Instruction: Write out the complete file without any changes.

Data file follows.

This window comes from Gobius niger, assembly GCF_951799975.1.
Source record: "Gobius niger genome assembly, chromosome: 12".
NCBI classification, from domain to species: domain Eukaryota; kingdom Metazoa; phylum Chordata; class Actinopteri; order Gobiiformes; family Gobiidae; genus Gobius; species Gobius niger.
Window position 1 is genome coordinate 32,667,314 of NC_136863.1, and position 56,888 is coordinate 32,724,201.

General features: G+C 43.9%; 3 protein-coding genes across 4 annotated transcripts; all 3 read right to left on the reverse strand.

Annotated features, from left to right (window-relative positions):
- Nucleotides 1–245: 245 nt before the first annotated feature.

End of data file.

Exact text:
This window comes from Gobius niger, assembly GCF_951799975.1.
Source record: "Gobius niger genome assembly, chromosome: 12".
NCBI classification, from domain to species: domain Eukaryota; kingdom Metazoa; phylum Chordata; class Actinopteri; order Gobiiformes; family Gobiidae; genus Gobius; species Gobius niger.
Window position 1 is genome coordinate 32,667,314 of NC_136863.1, and position 56,888 is coordinate 32,724,201.

General features: G+C 43.9%; 3 protein-coding genes across 4 annotated transcripts; all 3 read right to left on the reverse strand.

Annotated features, from left to right (window-relative positions):
- Nucleotides 1–245: 245 nt before the first annotated feature.